The Silver Birch Chapel – A Homage to Michelangelo’s “Creation of Adam”,
Being outside in nature is a huge source of inspiration, and if you are patient and look with the right kind of eyes, there is so much to see. I do a lot of “en plein aire” painting, but painting this perspective is not easy to do. Looking up into the tree canopy has become a favourite viewpoint of mine, and photography seems the best way to capture the scene while avoiding neck strain. After taking many photos throughout the day it was this particular scene that caught my eye. The composition was instantly recognisable to me as being similar to Michelangelo’s Creation of Adam, and I liked the cathedral effect with the light bursting through the top layers of leaves illuminating the canopy.
My Design Strategy
My main objective was to create a feeling of depth and variety in the leaf canopy. When painting the leaves, I try to be as free as possible, finding different ways of applying the paint to provide me with a variety of shapes and marks. This can include different ways of holding the brush, using palette knives or using fingers and cardboard to apply the paint. The silver birch trunks would help to bring a dynamic composition, and the branches and twigs painted in a way that would lead the eye around the canopy. Incorporating elements of Michelangelo’s Creation of Adam was key to the whole concept of this piece, and care was required to achieve this balance effectively.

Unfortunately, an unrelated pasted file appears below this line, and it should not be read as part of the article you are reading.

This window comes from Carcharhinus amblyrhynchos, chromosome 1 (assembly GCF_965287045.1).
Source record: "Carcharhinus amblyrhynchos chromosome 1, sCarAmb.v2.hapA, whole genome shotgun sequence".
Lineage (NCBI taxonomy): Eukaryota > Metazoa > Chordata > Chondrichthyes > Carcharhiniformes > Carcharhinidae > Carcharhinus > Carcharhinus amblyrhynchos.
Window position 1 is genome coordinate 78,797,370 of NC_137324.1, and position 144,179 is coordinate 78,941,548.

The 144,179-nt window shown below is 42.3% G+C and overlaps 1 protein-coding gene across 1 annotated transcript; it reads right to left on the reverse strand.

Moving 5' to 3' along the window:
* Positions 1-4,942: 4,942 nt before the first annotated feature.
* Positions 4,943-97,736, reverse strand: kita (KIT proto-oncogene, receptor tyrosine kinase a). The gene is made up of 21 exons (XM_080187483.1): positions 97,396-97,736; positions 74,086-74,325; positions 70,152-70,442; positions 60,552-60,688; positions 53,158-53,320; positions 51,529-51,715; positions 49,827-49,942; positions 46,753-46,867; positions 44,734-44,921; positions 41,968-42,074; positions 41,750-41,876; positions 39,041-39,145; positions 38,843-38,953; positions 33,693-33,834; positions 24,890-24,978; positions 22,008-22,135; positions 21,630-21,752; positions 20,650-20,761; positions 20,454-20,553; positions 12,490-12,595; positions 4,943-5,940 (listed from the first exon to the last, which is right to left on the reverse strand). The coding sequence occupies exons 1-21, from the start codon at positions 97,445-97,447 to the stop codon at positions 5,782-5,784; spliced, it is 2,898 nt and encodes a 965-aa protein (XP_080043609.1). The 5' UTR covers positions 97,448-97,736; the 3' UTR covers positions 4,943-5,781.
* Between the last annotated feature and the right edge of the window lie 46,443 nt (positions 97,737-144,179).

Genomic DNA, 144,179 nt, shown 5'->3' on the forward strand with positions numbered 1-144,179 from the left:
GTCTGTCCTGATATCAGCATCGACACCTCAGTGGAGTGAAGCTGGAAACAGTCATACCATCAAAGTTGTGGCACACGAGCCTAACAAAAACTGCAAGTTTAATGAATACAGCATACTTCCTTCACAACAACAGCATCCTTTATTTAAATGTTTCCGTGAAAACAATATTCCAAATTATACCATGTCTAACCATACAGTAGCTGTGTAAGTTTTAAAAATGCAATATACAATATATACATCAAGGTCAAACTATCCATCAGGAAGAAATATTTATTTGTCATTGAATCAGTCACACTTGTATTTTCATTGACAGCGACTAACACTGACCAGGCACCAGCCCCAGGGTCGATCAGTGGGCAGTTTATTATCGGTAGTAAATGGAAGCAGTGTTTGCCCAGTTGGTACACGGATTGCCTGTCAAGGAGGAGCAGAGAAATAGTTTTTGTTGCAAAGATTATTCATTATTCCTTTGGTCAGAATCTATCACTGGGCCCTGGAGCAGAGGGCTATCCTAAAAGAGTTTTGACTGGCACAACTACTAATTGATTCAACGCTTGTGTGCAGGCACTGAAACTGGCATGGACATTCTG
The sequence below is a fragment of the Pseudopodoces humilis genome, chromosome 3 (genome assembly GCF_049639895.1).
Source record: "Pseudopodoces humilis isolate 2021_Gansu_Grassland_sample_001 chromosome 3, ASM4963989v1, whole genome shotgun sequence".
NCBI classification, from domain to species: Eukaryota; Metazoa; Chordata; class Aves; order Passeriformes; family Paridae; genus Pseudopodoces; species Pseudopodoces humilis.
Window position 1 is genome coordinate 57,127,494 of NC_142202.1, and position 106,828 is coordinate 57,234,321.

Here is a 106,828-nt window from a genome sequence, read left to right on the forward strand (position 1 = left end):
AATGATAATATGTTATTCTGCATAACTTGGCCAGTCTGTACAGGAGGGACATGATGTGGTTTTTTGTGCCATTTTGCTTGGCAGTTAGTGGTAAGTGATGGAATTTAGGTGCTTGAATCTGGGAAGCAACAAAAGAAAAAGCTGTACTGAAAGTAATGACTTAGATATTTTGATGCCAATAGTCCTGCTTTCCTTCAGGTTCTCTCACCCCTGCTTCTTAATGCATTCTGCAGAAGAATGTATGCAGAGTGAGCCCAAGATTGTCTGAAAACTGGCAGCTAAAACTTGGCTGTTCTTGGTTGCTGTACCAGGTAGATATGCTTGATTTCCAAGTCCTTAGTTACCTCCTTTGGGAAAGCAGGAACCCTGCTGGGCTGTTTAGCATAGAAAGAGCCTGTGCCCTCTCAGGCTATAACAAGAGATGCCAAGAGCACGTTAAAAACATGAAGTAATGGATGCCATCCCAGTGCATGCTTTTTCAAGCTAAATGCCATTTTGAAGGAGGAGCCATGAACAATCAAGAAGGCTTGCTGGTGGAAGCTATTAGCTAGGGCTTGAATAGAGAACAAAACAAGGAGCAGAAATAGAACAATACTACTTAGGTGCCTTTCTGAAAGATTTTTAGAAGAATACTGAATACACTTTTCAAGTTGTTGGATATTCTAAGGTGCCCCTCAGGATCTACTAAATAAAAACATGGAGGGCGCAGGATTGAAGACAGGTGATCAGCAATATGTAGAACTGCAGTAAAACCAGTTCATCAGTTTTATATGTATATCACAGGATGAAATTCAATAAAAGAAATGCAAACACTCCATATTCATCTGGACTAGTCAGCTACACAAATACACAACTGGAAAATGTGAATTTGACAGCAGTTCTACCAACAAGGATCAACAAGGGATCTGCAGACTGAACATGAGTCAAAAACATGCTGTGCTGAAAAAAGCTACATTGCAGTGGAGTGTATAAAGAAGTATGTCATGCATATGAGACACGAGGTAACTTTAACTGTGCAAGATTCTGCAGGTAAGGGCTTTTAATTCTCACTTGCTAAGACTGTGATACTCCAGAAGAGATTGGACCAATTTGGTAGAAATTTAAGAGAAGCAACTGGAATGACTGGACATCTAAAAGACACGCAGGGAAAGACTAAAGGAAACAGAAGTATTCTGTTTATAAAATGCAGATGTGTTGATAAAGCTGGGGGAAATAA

My Working Process
After laying down a sunny sky I begin to paint in the brightly lit leaves high up in the canopy, starting with the yellows and pale greens. This process repeats as I work my way down from the canopy, painting successive layers of leaves gradually growing in size as I reach the foreground. The trunks and branches of the birch trees are then established and areas of sky painted back in to bring balance amongst the leaves. Rays of sunlight bursting through the canopy finish the scene and help tie together the different elements in the painting. Taking time out to put the brushes down and enjoy the painting, as well as viewing it critically, is an essential part of my process.
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oil, 70 x 100 cm (28 x 39")